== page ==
Water Released from Moon: Director’s Cut
Compared to Earth, the moon appears to be perfectly dry and airless, but in fact it possesses an extremely sparse atmosphere, barely thicker than a vacuum.
From late 2013 to early 2014, a NASA mission called LADEE explored the lunar atmosphere and dust environment. Now, LADEE’s observations have led to a new discovery about the moon’s water.
During the initial exploration of the moon, and the analysis of all the returned samples from the Apollo and the Luna missions, we thought that the surface of the moon was dry.
But more recent missions, like Lunar Prospector, LCROSS, and Lunar Reconnaissance Orbiter, have not only shown that the surface of the moon has a global hydration, but there are actually high concentrations of ice water in the permanently shadowed regions of the lunar poles.
In the decades following the Apollo program, a series of robotic explorers revealed tantalizing hints of water on the moon, challenging the conclusion that the moon was dry.
The first definitive discovery of water was made in 2008 by the Indian mission Chandrayaan-1, which detected hydroxyl molecules spread across the lunar surface and concentrated at the poles. The following year, NASA’s LCROSS mission deliberately impacted part of its launch vehicle into the southern crater Cabeus, ejecting a plume that contained water ice.
These discoveries showed that the moon harbors water, and that the highest concentrations occur within darkened craters at the poles. But questions remained about the abundance of water at the moon’s mid latitudes. Now, data from LADEE are beginning provide answers.
What we discovered is that the surface releases its water when the moon is bombarded by micrometeoroids. This is especially noticeable during meteor showers. What we also found is that the surface that’s releasing the water is being protected by a layer, a few centimeters of dry soil that can only be breached by large micrometeoroids.
When micrometeoroids impact the surface of the moon, most of the material in the crater is vaporized. There is also a shock wave that propagates outward. That shock wave carries enough energy to release the water that’s coating the grains of the soil. Most of that water will get released into space, and that’s the signature that LADEE detects with its instrument from its orbit.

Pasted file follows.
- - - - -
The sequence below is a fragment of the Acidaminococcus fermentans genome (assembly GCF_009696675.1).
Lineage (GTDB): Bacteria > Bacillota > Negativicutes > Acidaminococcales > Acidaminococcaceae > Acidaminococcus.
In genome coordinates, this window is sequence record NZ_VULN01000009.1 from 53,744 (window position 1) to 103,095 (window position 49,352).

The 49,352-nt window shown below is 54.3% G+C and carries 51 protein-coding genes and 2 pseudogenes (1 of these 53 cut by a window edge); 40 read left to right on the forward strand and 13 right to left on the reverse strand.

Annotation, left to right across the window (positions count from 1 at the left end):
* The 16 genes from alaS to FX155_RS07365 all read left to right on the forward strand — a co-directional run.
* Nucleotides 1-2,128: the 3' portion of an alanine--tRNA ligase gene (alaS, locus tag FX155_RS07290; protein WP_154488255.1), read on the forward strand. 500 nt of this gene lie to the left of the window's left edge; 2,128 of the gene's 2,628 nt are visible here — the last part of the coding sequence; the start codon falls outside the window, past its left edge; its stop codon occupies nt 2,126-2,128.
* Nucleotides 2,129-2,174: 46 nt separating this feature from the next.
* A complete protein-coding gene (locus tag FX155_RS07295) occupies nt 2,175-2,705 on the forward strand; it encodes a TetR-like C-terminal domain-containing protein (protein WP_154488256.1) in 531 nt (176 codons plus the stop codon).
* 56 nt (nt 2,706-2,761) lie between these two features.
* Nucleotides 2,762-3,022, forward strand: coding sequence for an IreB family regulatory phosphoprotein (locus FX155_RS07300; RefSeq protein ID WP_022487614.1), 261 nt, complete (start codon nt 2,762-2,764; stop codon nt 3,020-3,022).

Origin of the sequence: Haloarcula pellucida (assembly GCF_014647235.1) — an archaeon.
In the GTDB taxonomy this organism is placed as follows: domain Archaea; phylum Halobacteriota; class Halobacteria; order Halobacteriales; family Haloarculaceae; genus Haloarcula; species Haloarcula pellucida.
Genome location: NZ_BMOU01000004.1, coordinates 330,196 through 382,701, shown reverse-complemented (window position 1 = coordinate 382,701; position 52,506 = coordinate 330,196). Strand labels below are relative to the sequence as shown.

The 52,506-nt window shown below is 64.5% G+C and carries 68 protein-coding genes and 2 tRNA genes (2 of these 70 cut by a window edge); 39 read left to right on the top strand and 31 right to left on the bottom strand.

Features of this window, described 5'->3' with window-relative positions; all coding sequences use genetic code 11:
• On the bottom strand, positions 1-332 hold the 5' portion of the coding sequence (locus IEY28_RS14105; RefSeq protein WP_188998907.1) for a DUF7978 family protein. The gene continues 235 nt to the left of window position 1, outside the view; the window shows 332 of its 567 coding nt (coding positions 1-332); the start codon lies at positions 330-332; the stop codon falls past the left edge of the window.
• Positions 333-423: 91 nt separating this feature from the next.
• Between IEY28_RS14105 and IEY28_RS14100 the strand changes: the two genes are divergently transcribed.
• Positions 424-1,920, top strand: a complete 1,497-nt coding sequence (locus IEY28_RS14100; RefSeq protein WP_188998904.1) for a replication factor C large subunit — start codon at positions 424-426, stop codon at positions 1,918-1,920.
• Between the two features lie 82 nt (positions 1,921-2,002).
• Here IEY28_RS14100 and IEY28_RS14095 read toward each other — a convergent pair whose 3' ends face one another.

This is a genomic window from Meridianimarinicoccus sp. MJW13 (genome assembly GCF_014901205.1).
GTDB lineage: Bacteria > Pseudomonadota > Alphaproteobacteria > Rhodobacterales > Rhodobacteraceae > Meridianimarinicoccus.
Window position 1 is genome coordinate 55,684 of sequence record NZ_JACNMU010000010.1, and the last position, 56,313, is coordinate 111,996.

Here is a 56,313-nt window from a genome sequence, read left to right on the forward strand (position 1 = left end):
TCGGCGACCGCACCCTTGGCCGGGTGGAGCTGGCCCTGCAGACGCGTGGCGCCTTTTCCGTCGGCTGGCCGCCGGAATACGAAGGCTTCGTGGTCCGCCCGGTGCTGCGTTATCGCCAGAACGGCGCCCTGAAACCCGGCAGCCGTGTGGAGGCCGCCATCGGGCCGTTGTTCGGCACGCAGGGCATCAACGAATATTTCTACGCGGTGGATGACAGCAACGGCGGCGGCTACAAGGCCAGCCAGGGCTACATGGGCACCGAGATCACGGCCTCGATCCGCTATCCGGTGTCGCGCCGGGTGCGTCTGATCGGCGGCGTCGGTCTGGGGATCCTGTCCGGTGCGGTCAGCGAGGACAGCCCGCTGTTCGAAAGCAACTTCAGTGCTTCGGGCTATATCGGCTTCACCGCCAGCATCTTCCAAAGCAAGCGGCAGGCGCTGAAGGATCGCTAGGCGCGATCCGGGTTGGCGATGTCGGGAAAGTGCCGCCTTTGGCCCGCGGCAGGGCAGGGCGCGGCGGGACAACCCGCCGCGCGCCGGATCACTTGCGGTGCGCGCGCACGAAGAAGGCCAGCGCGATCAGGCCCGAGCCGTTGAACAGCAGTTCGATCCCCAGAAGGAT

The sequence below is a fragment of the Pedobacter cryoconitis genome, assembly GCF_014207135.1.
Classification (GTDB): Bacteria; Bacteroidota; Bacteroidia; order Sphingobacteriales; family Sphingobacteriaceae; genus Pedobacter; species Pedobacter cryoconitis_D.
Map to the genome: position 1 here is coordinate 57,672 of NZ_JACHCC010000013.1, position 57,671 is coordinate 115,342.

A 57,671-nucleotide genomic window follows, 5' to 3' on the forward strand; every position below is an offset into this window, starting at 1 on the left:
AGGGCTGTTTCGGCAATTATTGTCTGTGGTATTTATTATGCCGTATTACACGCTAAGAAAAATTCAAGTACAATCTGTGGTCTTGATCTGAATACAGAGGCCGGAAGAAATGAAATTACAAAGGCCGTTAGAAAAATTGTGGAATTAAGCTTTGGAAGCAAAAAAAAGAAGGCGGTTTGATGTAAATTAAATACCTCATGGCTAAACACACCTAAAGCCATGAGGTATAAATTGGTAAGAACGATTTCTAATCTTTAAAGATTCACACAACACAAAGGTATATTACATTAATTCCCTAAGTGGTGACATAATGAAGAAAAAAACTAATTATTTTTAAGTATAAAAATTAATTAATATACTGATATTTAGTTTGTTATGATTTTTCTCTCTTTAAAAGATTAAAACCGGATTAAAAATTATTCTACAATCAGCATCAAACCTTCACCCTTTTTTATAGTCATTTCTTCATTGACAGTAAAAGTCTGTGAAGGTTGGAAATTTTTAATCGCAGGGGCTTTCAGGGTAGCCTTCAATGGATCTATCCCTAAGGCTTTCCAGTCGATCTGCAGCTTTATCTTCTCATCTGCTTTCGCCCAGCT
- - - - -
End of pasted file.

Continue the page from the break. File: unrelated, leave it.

LADEE observed water being released from within the moon, but the micrometeoroids impacting the moon’s surface have a more exotic origin: comets.
When Earth passes through the leftover debris trail of a comet, small particles of rock and dust burn up in our atmosphere, creating a meteor shower.
On the moon, these micrometeoroids impact the surface, releasing water at the same time that meteor showers are occuring on Earth.
By analyzing the data returned by the neutral mass spectrometer, we found that the intensity and the frequencies of the fluctuations of signals from the water to be perfectly correlated with known meteor streams. For example, we were able to detect a big spike of water during the Geminid meteor shower that occurred in December of 2013.
Knowing how much water is available at the moon’s mid latitudes is important for future exploration. LADEE’s observations show that beneath three inches of dry lunar soil is a wet layer ten feet deep. But on the moon, “wet” is a relative term.
The concentration of water in the wet layer is about 200-500 part per million per weight. So, to fill an eight-ounce bottle with lunar water, you would need to squeeze water out of about one to two thousand pounds of lunar soil. So, while the wet surface is wet, it’s drier than you think.
The search for water on the moon spans five decades, and is of great interest to future exploration. Thanks to LADEE, we now know that trace amounts of water are widely distributed across the lunar surface, improving our understanding the moon’s geologic past and its continued evolution.
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